1. Evaluate their Climate Disclosures: Companies should begin or continue to assess their climate-related disclosures in light of existing SEC disclosure requirements, including the 2010 climate disclosure guidance, to ensure that they are providing disclosure that is accurate and provides the material impacts of climate change on its business. Companies should re-visit the 2010 guidance and consider disclosure rules related to a company's risk factors, business description, legal proceedings, and management discussion and analysis when crafting and evaluating their climate disclosures.
  2. Consider Institutional Investor Positions: The SEC's increased scrutiny comes on the heels of continued institutional investor focus on climate disclosures. For example, in his 2021 letter to CEOs, BlackRock CEO Laurence Fink asked companies to disclose a "plan for how their business model will be compatible with a net zero economy…[which] emits no more carbon dioxide than it removes from the atmosphere by 2050."  BlackRock Investment Stewardship has further cautioned that, "where corporate disclosures are insufficient to make a thorough assessment, or a company has not provided a credible plan to transition its business model to a low-carbon economy…[it] may vote against the directors we consider responsible for climate risk oversight." BlackRock is also looking for disclosure regarding how climate risks and risk mitigation affect a company's business, including things such as sea level rise and extreme weather events, national emissions goals, carbon taxes, regulations and investment in alternative energy. In addition, BlackRock repeated its call on companies to disclose in line with SASB and TCFD.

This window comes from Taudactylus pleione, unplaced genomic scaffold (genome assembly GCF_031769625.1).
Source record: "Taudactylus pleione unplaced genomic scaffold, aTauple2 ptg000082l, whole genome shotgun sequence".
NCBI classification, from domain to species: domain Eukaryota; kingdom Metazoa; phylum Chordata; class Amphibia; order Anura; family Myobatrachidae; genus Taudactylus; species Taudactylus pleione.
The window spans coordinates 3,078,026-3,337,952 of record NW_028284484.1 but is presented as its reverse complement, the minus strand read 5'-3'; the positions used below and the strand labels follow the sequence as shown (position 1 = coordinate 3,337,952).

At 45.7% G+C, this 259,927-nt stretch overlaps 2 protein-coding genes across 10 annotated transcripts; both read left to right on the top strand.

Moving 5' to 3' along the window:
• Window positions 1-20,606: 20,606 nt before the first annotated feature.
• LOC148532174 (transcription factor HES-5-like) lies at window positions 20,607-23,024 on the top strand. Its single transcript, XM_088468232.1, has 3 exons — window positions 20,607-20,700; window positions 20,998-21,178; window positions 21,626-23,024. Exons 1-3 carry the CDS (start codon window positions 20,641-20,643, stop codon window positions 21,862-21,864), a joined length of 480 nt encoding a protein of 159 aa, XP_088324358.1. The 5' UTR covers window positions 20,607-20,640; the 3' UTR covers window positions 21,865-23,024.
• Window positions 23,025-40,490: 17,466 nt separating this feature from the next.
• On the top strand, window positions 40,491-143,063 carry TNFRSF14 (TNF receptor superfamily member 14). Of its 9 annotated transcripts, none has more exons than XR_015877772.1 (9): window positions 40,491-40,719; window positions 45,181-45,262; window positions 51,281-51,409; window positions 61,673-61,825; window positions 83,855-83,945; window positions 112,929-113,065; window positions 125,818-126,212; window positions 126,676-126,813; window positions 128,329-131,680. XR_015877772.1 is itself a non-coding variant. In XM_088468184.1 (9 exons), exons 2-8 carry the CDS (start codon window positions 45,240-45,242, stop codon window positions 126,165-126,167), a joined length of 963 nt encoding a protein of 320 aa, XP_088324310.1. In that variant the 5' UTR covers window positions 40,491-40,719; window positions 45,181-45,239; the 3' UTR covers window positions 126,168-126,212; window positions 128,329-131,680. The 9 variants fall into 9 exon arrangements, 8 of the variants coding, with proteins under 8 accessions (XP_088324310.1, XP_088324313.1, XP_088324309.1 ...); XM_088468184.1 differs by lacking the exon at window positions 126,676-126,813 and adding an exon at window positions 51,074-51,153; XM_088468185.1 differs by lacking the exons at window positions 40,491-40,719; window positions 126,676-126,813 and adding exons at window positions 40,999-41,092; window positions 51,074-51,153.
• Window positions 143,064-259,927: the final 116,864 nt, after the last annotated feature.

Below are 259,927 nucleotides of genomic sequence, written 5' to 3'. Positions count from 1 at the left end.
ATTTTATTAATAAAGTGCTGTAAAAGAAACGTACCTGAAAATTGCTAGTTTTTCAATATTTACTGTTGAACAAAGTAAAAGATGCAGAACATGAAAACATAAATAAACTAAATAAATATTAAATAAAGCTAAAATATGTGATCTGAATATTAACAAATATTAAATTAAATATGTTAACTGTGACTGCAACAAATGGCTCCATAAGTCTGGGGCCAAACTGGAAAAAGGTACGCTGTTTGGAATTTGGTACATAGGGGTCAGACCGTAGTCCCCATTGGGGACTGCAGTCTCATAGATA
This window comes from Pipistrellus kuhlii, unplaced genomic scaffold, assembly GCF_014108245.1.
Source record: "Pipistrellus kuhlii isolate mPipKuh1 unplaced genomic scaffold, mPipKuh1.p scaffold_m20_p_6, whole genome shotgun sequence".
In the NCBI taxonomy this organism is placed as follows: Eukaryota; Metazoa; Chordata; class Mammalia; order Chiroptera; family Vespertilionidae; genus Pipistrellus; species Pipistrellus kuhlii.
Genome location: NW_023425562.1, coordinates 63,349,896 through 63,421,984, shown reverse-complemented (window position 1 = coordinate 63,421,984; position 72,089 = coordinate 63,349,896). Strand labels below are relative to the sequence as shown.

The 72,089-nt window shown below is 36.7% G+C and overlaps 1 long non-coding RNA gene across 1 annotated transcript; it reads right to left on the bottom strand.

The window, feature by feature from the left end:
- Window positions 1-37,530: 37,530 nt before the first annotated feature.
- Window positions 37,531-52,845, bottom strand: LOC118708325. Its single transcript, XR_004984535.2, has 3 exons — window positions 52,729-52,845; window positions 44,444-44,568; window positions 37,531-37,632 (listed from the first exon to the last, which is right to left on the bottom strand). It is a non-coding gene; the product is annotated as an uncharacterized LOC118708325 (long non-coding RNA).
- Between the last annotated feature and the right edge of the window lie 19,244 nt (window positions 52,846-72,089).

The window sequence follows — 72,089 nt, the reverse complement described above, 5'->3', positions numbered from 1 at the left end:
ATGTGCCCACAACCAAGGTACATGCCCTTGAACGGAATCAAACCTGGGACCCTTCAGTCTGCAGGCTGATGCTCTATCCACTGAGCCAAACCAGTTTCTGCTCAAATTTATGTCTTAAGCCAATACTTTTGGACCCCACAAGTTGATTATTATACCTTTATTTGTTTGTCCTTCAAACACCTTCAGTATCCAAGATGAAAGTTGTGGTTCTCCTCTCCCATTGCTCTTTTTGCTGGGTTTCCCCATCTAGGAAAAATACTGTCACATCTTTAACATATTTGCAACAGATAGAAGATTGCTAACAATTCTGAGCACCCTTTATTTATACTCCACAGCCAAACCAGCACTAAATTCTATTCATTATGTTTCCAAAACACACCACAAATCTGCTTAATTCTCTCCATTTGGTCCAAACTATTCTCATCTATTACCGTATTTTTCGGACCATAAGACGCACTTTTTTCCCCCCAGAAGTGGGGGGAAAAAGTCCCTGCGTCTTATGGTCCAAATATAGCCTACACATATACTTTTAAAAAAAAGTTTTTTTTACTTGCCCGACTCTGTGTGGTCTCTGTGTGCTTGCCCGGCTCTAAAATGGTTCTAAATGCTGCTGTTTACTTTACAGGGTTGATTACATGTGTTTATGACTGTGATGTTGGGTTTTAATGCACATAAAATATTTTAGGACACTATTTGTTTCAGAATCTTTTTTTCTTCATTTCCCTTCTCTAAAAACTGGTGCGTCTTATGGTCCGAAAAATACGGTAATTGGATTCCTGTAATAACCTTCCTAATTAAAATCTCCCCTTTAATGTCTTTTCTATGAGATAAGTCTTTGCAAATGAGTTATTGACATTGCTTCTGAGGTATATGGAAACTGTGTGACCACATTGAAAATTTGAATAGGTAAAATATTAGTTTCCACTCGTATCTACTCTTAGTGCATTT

Regardless of potential SEC-mandated ESG disclosure, investor mandates and expectations related to ESG disclosure are expected to increase.11 Companies should carefully consider their institutional investors' positions on climate disclosure, including their preferred disclosure frameworks, and how best to meet those demands for information.

  3. Consider the Placement of Climate Disclosure: While climate disclosure per se is not specifically mandated under the SEC's existing disclosure regime, any material information related to how climate change might impact a company's business must be included in SEC filings. In recent years, ESG reporting has mainly been addressed through the standalone sustainability reports posted on corporate websites12, and the number of companies with sustainability reports on their websites has continued to increase. Meanwhile, many companies have also enhanced their ESG disclosures in SEC filings13, and the SEC has recently encouraged the move towards integrating more ESG disclosures into SEC filings, specifically with the new requirement to include human capital disclosures in Form 10-Ks. Moreover, the SEC's recent statements and directives related to climate disclosure look to further reduce the divide between ESG disclosure provided on corporate websites versus in SEC filings. With the SEC's focus on both changing disclosure requirements and enhanced enforcement of existing rules, pressure to improve and expand ESG disclosure in SEC filings is likely to continue to grow and, over time, companies will have to further consider including additional ESG disclosure in their Form 10-Ks and 10-Qs.
  4. Ensure Consistency of Disclosures: Wherever disclosures are made, companies should ensure that these disclosures are subject to disclosure controls and consistent throughout all of their communications, as Acting Chair Lee reiterated that the SEC may compare the consistency of the voluntary reporting and disclosures in SEC filings.